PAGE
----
The Birds picked him up in December of 2009 and Gonzalez was placed on the disabled list in early April of 2010 and never regained his form. Last season, he finished with a 4.01 ERA and he has a 2.93 career ERA, but has never shown us what he really can do. This season, Gonzalez has allowed 19 earned runs in just 31.1 innings, which is a 5.46 ERA.
Alfredo Simon, as many might remember he was involved in a shooting in his home country in the off-season and didn’t return to the team until June, has pitched alright, but not great. He’s allowed 10 earned runs in 21.1 innings (4.23 ERA), and did start a game when the Birds were desperate.
Overall, five of the ten Orioles relievers have an ERA above five, but somehow the pen has been able to keep their ERA to 4.44 as they’ve allowed 152 earned runs in 308.2 innings this season.
The Orioles bullpen has surrendered 167 runs overall this season, which is the most in the American League ahead of the Twins (144), who struggled early, and the Rangers (143) and Tigers (141). But, both the Rangers and Tigers score enough runs to outweigh the amount allowed out of their respective pens.
No bullpen in the American League has been used as often as the Orioles pen; the Royals are the only other team above 300 innings pitched by their pen. The Mariners’ pen had only tossed 203.2 innings at the All-Star break.
Of course Orioles fans were expecting a much better fate at the end of the first half this season. I know I was expecting for the Birds to be in fourth place, at least, in front of the Jays, and not necessarily above .500, but much closer to .500.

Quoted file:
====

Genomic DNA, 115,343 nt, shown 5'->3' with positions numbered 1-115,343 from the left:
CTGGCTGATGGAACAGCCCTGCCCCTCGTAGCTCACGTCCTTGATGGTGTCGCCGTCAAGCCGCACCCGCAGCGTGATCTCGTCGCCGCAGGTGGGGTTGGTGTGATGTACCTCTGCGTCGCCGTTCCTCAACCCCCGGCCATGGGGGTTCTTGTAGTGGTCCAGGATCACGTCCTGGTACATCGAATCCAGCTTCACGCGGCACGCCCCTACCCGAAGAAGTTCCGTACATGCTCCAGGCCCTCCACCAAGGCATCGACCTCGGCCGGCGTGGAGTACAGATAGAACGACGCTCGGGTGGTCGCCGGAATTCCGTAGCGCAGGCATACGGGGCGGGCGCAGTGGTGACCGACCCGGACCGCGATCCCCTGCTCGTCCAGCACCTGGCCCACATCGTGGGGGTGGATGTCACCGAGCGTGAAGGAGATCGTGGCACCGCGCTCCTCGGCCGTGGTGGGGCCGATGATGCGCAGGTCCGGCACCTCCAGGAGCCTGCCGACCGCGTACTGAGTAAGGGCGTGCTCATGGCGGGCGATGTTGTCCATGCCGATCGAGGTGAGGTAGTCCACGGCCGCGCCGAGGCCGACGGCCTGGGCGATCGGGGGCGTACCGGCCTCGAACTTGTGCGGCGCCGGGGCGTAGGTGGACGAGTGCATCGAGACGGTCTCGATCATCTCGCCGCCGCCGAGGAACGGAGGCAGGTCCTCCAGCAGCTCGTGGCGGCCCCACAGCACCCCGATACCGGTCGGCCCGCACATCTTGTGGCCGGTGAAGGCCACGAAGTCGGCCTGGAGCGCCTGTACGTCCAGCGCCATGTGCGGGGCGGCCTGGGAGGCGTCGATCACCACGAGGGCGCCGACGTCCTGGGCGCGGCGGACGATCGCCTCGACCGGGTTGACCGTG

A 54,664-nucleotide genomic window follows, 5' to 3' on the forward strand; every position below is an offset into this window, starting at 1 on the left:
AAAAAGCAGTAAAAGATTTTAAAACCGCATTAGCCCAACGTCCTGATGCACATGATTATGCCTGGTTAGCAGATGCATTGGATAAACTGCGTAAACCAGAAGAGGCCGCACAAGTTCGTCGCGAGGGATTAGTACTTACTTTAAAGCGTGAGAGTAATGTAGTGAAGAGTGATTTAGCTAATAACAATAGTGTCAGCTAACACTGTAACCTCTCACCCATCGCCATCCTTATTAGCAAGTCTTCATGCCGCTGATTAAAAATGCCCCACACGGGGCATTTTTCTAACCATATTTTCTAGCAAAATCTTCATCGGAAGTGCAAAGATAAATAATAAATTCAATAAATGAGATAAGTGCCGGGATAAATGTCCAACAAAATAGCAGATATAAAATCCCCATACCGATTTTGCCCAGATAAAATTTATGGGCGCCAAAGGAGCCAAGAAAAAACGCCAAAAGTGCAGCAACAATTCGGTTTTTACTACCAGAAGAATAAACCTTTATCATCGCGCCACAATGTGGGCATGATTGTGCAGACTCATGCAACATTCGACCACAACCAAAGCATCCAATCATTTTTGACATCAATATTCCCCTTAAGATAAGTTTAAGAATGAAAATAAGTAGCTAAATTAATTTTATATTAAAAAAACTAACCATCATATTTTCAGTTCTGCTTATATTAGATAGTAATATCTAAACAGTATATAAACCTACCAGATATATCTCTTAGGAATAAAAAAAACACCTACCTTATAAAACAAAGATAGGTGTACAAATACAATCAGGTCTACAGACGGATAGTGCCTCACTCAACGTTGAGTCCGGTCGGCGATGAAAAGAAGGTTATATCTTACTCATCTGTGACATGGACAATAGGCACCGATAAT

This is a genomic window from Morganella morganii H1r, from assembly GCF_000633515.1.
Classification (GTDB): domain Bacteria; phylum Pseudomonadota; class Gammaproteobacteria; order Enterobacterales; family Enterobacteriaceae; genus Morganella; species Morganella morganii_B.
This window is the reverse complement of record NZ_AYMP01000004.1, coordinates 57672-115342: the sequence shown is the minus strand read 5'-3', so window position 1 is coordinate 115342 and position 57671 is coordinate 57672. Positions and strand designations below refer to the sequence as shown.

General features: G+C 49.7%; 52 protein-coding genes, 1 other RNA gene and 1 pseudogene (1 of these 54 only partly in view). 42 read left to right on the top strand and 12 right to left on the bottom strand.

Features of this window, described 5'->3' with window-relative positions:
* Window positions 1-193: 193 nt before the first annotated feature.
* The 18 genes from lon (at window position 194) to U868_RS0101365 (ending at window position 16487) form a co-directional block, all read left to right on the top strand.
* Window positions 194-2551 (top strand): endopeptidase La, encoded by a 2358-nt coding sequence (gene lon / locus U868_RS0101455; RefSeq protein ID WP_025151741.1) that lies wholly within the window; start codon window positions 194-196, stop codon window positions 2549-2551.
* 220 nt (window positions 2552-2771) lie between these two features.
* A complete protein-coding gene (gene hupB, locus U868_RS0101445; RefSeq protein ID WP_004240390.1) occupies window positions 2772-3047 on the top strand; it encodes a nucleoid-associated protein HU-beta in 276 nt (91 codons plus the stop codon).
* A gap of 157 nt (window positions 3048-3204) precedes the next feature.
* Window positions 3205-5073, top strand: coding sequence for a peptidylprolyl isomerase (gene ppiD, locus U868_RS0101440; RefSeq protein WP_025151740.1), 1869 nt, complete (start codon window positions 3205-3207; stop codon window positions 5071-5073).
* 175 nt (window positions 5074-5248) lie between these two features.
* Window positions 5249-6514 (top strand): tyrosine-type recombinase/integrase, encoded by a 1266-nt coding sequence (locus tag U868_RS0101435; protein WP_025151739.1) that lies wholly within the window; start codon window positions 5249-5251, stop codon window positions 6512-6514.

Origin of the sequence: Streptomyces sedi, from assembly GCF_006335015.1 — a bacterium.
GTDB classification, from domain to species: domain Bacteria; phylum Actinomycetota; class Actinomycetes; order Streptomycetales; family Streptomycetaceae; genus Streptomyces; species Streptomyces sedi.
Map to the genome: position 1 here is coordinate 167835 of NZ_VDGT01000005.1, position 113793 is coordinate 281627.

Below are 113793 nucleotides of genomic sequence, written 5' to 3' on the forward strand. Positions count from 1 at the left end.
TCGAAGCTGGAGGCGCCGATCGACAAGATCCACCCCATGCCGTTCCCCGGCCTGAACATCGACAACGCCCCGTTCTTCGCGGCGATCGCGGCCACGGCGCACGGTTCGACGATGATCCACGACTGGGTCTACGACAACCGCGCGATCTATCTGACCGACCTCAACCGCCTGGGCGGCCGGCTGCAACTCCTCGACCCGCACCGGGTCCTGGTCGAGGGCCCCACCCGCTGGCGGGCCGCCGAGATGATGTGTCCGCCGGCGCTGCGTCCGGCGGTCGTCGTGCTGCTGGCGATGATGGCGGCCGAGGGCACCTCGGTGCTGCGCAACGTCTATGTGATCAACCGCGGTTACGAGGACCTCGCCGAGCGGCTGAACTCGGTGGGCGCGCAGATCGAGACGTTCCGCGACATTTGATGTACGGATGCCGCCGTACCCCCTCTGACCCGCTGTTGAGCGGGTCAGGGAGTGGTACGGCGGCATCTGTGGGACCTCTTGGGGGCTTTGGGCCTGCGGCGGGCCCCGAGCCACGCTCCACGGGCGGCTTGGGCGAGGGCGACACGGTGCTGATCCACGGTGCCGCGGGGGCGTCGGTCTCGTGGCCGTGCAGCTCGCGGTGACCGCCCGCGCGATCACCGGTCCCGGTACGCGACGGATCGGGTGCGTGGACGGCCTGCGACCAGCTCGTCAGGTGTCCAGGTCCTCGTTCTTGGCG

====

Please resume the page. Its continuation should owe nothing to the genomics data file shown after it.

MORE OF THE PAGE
Like I mentioned earlier, the Orioles were once only one game under .500, but has since dropped to 17 below the magical .500 mark. There hasn’t been just one cause for why the Birds have been scuffling in the standings.
When the Orioles second baseman Roberts returns to the lineup and the field, he’ll rejuvenate the team, although his status continues to be delayed and it doesn’t seem like we will see him until August.
I know fans were expecting much more from the Orioles and Showalter this season, but he’s had a tough ride by losing his long-time friend and pitching coach Mark Connor when he caught everyone off-guard by resigning in mid-June. Not to mention the injuries that have plagued the Birds this season.
I know there are no excuses that the Orioles fans should hear because we have waited a long time for a winning season and this looked like it’s had the most potential in the last ten years, but they just need to play better as a team and get their heads on straight because it looks like they’ve stopped caring.
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About the Author
Written by Alex Van Rees
I am 22 years old and I recently graduated from James Madison University this May with a BA degree and a major in journalism. I live in Reston, VA, about 20 minutes outside of Washington. I am looking for an entry-level position with a sports media company where I can demonstrate my writing, interviewing and technical skills to better the organization.